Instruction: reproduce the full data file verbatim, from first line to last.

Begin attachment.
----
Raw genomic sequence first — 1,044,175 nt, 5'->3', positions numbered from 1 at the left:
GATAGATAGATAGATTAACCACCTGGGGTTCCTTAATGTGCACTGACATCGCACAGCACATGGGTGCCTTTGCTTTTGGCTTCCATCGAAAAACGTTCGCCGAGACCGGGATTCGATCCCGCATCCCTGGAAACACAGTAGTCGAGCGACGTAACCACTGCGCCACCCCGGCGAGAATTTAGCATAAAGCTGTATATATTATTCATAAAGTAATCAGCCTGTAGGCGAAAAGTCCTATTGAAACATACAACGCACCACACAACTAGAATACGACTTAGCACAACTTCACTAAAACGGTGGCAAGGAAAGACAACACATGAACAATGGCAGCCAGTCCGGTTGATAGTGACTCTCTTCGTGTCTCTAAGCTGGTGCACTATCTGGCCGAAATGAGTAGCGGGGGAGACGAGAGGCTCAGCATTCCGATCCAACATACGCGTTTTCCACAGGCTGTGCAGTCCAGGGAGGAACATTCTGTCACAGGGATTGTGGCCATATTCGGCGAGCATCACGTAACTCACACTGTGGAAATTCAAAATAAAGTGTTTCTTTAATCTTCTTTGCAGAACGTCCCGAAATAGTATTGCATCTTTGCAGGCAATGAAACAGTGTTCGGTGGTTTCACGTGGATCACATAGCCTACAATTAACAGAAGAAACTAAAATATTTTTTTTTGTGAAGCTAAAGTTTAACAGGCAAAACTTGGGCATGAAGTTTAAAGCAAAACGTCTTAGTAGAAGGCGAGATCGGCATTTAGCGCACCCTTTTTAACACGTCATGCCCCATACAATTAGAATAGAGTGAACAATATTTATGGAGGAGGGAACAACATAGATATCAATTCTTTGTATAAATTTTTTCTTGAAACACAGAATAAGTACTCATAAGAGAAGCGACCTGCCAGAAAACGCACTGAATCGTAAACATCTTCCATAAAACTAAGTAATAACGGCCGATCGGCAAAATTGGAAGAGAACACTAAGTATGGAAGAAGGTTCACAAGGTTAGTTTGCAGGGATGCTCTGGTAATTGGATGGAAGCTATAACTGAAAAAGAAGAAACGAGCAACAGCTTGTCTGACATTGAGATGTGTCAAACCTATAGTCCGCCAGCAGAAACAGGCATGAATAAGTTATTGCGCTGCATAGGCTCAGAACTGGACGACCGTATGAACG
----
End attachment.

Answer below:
Raw genomic sequence first — 1,044,175 nt, 5'->3', positions numbered from 1 at the left:
GATAGATAGATAGATTAACCACCTGGGGTTCCTTAATGTGCACTGACATCGCACAGCACATGGGTGCCTTTGCTTTTGGCTTCCATCGAAAAACGTTCGCCGAGACCGGGATTCGATCCCGCATCCCTGGAAACACAGTAGTCGAGCGACGTAACCACTGCGCCACCCCGGCGAGAATTTAGCATAAAGCTGTATATATTATTCATAAAGTAATCAGCCTGTAGGCGAAAAGTCCTATTGAAACATACAACGCACCACACAACTAGAATACGACTTAGCACAACTTCACTAAAACGGTGGCAAGGAAAGACAACACATGAACAATGGCAGCCAGTCCGGTTGATAGTGACTCTCTTCGTGTCTCTAAGCTGGTGCACTATCTGGCCGAAATGAGTAGCGGGGGAGACGAGAGGCTCAGCATTCCGATCCAACATACGCGTTTTCCACAGGCTGTGCAGTCCAGGGAGGAACATTCTGTCACAGGGATTGTGGCCATATTCGGCGAGCATCACGTAACTCACACTGTGGAAATTCAAAATAAAGTGTTTCTTTAATCTTCTTTGCAGAACGTCCCGAAATAGTATTGCATCTTTGCAGGCAATGAAACAGTGTTCGGTGGTTTCACGTGGATCACATAGCCTACAATTAACAGAAGAAACTAAAATATTTTTTTTTGTGAAGCTAAAGTTTAACAGGCAAAACTTGGGCATGAAGTTTAAAGCAAAACGTCTTAGTAGAAGGCGAGATCGGCATTTAGCGCACCCTTTTTAACACGTCATGCCCCATACAATTAGAATAGAGTGAACAATATTTATGGAGGAGGGAACAACATAGATATCAATTCTTTGTATAAATTTTTTCTTGAAACACAGAATAAGTACTCATAAGAGAAGCGACCTGCCAGAAAACGCACTGAATCGTAAACATCTTCCATAAAACTAAGTAATAACGGCCGATCGGCAAAATTGGAAGAGAACACTAAGTATGGAAGAAGGTTCACAAGGTTAGTTTGCAGGGATGCTCTGGTAATTGGATGGAAGCTATAACTGAAAAAGAAGAAACGAGCAACAGCTTGTCTGACATTGAGATGTGTCAAACCTATAGTCCGCCAGCAGAAACAGGCATGAATAAGTTATTGCGCTGCATAGGCTCAGAACTGGACGACCGTATGAACG